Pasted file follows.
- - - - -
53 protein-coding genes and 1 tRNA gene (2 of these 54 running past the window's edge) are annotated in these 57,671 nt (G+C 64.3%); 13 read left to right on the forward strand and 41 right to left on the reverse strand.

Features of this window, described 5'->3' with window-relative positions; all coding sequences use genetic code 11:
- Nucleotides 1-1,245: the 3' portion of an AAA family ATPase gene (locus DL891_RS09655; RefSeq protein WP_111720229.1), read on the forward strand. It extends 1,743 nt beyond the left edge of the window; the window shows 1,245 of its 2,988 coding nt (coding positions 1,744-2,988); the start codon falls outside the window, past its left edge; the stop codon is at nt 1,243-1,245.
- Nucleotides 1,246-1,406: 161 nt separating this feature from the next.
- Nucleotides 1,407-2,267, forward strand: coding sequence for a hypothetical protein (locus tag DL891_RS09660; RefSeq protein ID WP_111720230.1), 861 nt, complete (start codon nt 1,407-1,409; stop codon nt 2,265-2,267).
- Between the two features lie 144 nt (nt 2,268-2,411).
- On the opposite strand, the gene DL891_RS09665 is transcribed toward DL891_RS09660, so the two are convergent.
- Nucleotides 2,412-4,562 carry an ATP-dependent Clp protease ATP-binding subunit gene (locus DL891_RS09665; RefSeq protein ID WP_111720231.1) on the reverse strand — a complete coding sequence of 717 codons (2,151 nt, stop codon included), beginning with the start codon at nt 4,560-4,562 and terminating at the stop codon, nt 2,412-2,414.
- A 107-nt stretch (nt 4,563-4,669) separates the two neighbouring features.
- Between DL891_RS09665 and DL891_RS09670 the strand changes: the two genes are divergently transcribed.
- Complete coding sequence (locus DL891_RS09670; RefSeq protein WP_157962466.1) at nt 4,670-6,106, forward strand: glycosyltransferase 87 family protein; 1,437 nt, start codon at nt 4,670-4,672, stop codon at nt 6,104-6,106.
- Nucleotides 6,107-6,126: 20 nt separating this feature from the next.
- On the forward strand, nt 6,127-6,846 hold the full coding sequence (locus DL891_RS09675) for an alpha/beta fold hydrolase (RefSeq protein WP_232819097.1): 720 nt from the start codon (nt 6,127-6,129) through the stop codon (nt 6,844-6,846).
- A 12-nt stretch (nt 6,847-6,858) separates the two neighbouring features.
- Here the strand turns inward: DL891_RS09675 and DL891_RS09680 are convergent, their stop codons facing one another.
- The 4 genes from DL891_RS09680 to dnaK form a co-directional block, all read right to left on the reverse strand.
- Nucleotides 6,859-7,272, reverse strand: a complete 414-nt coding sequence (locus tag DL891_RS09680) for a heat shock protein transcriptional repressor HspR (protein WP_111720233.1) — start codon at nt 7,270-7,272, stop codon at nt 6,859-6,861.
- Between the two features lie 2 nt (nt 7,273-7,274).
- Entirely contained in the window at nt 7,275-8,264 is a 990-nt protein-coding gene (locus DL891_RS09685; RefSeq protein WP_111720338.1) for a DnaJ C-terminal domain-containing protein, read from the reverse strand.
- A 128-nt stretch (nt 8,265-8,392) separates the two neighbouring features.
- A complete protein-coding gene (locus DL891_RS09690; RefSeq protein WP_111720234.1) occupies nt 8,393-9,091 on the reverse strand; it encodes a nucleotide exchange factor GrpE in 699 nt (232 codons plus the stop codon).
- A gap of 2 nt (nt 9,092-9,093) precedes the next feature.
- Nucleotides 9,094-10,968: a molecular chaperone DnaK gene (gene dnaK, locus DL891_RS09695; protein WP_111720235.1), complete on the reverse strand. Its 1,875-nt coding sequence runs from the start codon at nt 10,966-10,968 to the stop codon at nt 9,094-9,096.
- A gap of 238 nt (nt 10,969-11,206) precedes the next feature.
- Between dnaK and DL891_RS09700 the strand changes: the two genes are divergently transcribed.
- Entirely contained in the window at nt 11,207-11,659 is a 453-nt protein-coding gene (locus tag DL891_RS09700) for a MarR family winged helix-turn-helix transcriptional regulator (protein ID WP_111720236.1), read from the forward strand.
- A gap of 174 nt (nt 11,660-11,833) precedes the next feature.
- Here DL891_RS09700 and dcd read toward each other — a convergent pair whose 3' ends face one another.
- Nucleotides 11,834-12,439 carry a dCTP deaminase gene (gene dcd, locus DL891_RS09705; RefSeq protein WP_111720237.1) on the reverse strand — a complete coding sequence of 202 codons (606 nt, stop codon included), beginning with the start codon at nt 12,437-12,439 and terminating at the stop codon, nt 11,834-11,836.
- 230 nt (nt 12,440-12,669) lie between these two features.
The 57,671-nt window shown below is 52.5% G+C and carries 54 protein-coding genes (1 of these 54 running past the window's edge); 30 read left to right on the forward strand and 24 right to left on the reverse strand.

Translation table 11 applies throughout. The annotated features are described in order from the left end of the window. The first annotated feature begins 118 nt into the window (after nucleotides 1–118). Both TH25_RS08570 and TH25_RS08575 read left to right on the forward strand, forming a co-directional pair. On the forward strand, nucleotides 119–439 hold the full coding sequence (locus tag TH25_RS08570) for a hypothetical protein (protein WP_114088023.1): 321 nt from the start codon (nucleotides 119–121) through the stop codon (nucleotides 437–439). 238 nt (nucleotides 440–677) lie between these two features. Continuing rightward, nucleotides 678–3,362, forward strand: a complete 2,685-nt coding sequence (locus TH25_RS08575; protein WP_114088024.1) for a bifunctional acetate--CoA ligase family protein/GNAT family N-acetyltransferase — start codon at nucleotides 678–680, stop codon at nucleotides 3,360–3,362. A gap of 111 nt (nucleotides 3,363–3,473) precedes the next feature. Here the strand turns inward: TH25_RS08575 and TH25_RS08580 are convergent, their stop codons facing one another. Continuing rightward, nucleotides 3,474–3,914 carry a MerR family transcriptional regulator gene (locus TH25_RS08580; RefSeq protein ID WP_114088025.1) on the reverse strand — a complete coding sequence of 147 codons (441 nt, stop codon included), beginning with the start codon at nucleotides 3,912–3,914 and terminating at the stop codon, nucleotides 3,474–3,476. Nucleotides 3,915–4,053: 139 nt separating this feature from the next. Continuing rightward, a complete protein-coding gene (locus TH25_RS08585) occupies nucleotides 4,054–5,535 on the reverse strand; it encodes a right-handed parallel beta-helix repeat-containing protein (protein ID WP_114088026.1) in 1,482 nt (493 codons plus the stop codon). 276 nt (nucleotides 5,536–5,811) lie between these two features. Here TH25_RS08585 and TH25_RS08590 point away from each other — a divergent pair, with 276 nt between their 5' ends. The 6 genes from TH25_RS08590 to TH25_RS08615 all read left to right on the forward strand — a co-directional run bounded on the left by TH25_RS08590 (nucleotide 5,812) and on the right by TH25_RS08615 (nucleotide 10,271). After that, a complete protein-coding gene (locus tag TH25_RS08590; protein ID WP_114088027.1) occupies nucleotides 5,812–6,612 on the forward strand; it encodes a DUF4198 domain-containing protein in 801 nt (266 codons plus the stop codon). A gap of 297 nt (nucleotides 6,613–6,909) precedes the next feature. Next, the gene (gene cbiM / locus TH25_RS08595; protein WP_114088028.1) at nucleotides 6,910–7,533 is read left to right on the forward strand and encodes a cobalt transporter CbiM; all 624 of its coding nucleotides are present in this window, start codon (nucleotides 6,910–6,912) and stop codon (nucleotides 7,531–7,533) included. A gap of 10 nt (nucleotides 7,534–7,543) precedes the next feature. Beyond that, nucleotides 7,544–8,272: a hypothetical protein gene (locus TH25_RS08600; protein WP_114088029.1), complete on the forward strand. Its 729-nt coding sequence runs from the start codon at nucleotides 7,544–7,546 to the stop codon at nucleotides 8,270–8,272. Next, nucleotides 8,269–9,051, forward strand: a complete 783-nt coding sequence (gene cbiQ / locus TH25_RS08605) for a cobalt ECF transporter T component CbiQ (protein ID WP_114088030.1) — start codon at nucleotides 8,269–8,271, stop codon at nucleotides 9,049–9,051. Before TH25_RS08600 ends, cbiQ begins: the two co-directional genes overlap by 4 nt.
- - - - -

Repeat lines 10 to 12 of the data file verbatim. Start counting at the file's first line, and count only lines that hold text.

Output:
- Between DL891_RS09665 and DL891_RS09670 the strand changes: the two genes are divergently transcribed.
- Complete coding sequence (locus DL891_RS09670; RefSeq protein WP_157962466.1) at nt 4,670-6,106, forward strand: glycosyltransferase 87 family protein; 1,437 nt, start codon at nt 4,670-4,672, stop codon at nt 6,104-6,106.
- Nucleotides 6,107-6,126: 20 nt separating this feature from the next.